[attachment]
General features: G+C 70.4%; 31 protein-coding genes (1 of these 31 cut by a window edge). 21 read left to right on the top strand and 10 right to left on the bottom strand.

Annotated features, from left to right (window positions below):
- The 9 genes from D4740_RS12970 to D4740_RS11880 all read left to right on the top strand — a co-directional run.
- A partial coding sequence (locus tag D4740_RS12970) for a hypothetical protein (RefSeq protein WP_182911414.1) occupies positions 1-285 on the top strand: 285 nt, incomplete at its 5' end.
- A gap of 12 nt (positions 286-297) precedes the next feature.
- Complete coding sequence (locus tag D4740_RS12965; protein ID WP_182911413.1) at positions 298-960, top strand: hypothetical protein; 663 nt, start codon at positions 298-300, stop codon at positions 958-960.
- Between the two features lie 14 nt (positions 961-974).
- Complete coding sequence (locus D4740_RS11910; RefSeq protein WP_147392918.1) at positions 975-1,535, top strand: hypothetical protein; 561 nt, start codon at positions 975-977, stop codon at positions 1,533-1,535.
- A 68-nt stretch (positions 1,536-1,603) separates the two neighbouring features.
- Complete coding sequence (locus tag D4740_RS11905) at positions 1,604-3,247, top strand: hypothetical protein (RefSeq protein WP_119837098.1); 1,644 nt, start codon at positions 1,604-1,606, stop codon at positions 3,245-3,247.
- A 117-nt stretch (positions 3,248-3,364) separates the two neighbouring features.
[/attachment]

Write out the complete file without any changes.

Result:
General features: G+C 70.4%; 31 protein-coding genes (1 of these 31 cut by a window edge). 21 read left to right on the top strand and 10 right to left on the bottom strand.

Annotated features, from left to right (window positions below):
- The 9 genes from D4740_RS12970 to D4740_RS11880 all read left to right on the top strand — a co-directional run.
- A partial coding sequence (locus tag D4740_RS12970) for a hypothetical protein (RefSeq protein WP_182911414.1) occupies positions 1-285 on the top strand: 285 nt, incomplete at its 5' end.
- A gap of 12 nt (positions 286-297) precedes the next feature.
- Complete coding sequence (locus tag D4740_RS12965; protein ID WP_182911413.1) at positions 298-960, top strand: hypothetical protein; 663 nt, start codon at positions 298-300, stop codon at positions 958-960.
- Between the two features lie 14 nt (positions 961-974).
- Complete coding sequence (locus D4740_RS11910; RefSeq protein WP_147392918.1) at positions 975-1,535, top strand: hypothetical protein; 561 nt, start codon at positions 975-977, stop codon at positions 1,533-1,535.
- A 68-nt stretch (positions 1,536-1,603) separates the two neighbouring features.
- Complete coding sequence (locus tag D4740_RS11905) at positions 1,604-3,247, top strand: hypothetical protein (RefSeq protein WP_119837098.1); 1,644 nt, start codon at positions 1,604-1,606, stop codon at positions 3,245-3,247.
- A 117-nt stretch (positions 3,248-3,364) separates the two neighbouring features.